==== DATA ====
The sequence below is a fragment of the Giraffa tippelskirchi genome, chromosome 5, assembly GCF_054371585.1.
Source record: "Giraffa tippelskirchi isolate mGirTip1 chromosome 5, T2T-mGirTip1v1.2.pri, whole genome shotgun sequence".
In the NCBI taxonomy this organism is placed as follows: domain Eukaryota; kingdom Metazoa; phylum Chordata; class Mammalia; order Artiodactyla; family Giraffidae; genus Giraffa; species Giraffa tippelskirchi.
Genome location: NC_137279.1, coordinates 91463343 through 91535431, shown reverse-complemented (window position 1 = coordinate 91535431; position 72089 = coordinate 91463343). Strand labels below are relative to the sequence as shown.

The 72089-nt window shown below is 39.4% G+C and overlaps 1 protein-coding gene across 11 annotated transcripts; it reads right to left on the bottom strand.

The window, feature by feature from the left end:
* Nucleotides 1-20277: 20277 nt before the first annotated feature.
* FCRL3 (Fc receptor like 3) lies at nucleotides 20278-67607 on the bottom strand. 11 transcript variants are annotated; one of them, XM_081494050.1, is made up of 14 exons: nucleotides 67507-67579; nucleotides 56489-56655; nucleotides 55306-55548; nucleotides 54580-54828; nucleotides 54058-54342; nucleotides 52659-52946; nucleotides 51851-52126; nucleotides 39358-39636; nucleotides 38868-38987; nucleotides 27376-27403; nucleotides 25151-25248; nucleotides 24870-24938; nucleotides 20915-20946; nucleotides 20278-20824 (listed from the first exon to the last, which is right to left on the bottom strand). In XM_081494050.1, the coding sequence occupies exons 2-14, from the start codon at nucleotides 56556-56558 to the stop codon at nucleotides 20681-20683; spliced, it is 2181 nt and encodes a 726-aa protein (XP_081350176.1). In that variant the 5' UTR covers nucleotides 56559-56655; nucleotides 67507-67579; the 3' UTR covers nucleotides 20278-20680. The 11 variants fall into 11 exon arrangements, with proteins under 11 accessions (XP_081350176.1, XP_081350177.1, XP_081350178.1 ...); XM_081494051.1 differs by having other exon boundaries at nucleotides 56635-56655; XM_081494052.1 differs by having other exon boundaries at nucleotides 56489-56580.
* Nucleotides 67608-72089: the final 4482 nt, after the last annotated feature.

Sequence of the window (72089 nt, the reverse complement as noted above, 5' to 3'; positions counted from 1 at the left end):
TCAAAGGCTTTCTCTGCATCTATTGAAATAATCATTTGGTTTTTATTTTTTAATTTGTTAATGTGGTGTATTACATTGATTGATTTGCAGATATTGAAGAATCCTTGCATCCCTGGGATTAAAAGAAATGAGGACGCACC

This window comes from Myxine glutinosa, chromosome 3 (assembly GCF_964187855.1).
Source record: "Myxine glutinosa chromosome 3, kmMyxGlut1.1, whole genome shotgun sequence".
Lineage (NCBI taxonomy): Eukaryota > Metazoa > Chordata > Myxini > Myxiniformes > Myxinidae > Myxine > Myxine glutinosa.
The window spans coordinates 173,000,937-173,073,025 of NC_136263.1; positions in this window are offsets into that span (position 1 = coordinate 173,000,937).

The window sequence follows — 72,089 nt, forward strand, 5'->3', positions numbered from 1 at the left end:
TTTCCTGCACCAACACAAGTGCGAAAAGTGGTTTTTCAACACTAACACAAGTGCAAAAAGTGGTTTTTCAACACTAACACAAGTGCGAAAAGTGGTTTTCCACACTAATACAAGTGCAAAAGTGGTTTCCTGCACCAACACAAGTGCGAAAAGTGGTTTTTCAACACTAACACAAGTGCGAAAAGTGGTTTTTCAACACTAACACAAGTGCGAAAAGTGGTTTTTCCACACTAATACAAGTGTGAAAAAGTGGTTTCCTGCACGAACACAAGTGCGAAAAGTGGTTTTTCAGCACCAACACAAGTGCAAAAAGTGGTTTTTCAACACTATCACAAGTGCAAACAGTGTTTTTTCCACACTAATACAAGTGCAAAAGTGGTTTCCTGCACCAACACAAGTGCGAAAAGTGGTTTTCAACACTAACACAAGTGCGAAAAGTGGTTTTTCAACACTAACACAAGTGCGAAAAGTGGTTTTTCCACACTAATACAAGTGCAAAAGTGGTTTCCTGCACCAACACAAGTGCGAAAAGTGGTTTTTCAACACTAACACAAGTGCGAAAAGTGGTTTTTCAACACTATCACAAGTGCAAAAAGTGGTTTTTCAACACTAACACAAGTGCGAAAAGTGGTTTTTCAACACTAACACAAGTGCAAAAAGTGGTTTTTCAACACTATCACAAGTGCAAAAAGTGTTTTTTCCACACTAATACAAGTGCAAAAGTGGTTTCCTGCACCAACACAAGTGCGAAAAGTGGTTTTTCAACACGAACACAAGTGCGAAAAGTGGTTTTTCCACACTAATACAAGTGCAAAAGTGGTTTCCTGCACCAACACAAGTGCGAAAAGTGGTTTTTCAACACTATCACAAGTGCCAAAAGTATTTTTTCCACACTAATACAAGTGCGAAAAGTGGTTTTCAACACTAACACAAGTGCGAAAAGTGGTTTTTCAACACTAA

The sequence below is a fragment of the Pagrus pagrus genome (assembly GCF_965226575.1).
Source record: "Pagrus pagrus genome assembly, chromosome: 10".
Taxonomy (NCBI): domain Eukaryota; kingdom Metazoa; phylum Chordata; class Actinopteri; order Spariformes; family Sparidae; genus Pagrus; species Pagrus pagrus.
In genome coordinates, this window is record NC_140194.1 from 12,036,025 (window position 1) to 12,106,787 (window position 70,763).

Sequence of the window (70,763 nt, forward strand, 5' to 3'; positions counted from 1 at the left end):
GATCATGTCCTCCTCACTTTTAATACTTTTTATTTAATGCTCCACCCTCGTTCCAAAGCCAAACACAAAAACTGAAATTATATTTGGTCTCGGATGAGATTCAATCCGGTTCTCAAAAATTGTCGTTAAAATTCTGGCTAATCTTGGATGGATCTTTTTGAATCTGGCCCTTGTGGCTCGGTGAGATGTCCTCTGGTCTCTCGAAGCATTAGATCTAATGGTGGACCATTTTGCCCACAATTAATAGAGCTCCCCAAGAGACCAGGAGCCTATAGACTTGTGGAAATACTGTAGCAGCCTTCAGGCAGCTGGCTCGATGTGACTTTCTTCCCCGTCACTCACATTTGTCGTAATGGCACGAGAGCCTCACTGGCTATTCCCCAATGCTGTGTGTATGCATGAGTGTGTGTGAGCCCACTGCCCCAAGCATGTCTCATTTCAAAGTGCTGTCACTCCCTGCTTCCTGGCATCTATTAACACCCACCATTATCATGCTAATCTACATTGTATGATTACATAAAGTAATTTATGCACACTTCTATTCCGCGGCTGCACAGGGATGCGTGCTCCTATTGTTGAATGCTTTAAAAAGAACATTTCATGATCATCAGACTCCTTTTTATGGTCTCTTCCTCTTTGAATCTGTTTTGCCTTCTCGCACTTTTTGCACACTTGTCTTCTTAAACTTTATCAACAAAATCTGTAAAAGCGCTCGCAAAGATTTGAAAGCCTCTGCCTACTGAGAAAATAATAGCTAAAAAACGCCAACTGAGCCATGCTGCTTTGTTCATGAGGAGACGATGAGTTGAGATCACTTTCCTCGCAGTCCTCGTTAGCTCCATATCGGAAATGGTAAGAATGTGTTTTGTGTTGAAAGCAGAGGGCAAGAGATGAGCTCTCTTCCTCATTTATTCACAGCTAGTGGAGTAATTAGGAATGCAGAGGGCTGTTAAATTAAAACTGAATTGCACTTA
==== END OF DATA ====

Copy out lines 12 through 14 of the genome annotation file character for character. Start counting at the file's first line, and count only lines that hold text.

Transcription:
This window comes from Myxine glutinosa, chromosome 3 (assembly GCF_964187855.1).
Source record: "Myxine glutinosa chromosome 3, kmMyxGlut1.1, whole genome shotgun sequence".
Lineage (NCBI taxonomy): Eukaryota > Metazoa > Chordata > Myxini > Myxiniformes > Myxinidae > Myxine > Myxine glutinosa.